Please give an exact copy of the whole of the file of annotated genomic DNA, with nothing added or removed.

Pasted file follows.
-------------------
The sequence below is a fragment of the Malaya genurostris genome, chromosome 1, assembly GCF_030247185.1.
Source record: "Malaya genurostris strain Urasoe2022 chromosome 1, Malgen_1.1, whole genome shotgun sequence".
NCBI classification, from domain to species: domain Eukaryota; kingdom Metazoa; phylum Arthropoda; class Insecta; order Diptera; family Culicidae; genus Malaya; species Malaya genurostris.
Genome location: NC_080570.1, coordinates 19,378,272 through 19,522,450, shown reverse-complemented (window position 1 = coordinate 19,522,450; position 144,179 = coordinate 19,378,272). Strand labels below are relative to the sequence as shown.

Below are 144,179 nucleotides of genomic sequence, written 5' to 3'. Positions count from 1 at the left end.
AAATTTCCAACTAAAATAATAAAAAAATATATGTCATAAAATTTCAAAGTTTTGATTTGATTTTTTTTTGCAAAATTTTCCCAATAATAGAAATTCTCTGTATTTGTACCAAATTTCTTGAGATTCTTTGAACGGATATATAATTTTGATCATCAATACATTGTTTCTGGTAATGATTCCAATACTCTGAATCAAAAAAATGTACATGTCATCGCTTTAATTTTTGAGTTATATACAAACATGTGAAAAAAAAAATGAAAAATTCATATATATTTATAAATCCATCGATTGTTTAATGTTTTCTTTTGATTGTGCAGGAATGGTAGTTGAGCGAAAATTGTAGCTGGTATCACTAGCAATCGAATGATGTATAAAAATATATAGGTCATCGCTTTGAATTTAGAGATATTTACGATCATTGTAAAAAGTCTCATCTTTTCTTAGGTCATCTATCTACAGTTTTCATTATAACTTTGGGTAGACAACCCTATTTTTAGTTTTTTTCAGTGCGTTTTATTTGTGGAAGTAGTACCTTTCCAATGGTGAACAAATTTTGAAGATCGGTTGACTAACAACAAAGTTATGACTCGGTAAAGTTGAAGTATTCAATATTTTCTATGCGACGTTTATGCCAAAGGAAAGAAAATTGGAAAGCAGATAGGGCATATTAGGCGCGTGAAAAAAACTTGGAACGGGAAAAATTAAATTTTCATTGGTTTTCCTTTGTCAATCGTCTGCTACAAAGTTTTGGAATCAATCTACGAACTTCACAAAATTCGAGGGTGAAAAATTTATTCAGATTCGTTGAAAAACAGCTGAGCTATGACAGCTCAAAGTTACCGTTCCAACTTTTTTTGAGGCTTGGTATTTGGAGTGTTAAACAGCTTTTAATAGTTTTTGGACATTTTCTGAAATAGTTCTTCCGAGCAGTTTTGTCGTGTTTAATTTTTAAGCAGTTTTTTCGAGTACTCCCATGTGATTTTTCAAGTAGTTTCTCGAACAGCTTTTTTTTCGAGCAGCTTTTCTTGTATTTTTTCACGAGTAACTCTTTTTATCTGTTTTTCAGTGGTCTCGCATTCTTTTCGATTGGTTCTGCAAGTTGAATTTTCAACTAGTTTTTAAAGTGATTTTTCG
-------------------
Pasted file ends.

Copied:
The sequence below is a fragment of the Malaya genurostris genome, chromosome 1, assembly GCF_030247185.1.
Source record: "Malaya genurostris strain Urasoe2022 chromosome 1, Malgen_1.1, whole genome shotgun sequence".
NCBI classification, from domain to species: domain Eukaryota; kingdom Metazoa; phylum Arthropoda; class Insecta; order Diptera; family Culicidae; genus Malaya; species Malaya genurostris.
Genome location: NC_080570.1, coordinates 19,378,272 through 19,522,450, shown reverse-complemented (window position 1 = coordinate 19,522,450; position 144,179 = coordinate 19,378,272). Strand labels below are relative to the sequence as shown.

Below are 144,179 nucleotides of genomic sequence, written 5' to 3'. Positions count from 1 at the left end.
AAATTTCCAACTAAAATAATAAAAAAATATATGTCATAAAATTTCAAAGTTTTGATTTGATTTTTTTTTGCAAAATTTTCCCAATAATAGAAATTCTCTGTATTTGTACCAAATTTCTTGAGATTCTTTGAACGGATATATAATTTTGATCATCAATACATTGTTTCTGGTAATGATTCCAATACTCTGAATCAAAAAAATGTACATGTCATCGCTTTAATTTTTGAGTTATATACAAACATGTGAAAAAAAAAATGAAAAATTCATATATATTTATAAATCCATCGATTGTTTAATGTTTTCTTTTGATTGTGCAGGAATGGTAGTTGAGCGAAAATTGTAGCTGGTATCACTAGCAATCGAATGATGTATAAAAATATATAGGTCATCGCTTTGAATTTAGAGATATTTACGATCATTGTAAAAAGTCTCATCTTTTCTTAGGTCATCTATCTACAGTTTTCATTATAACTTTGGGTAGACAACCCTATTTTTAGTTTTTTTCAGTGCGTTTTATTTGTGGAAGTAGTACCTTTCCAATGGTGAACAAATTTTGAAGATCGGTTGACTAACAACAAAGTTATGACTCGGTAAAGTTGAAGTATTCAATATTTTCTATGCGACGTTTATGCCAAAGGAAAGAAAATTGGAAAGCAGATAGGGCATATTAGGCGCGTGAAAAAAACTTGGAACGGGAAAAATTAAATTTTCATTGGTTTTCCTTTGTCAATCGTCTGCTACAAAGTTTTGGAATCAATCTACGAACTTCACAAAATTCGAGGGTGAAAAATTTATTCAGATTCGTTGAAAAACAGCTGAGCTATGACAGCTCAAAGTTACCGTTCCAACTTTTTTTGAGGCTTGGTATTTGGAGTGTTAAACAGCTTTTAATAGTTTTTGGACATTTTCTGAAATAGTTCTTCCGAGCAGTTTTGTCGTGTTTAATTTTTAAGCAGTTTTTTCGAGTACTCCCATGTGATTTTTCAAGTAGTTTCTCGAACAGCTTTTTTTTCGAGCAGCTTTTCTTGTATTTTTTCACGAGTAACTCTTTTTATCTGTTTTTCAGTGGTCTCGCATTCTTTTCGATTGGTTCTGCAAGTTGAATTTTCAACTAGTTTTTAAAGTGATTTTTCG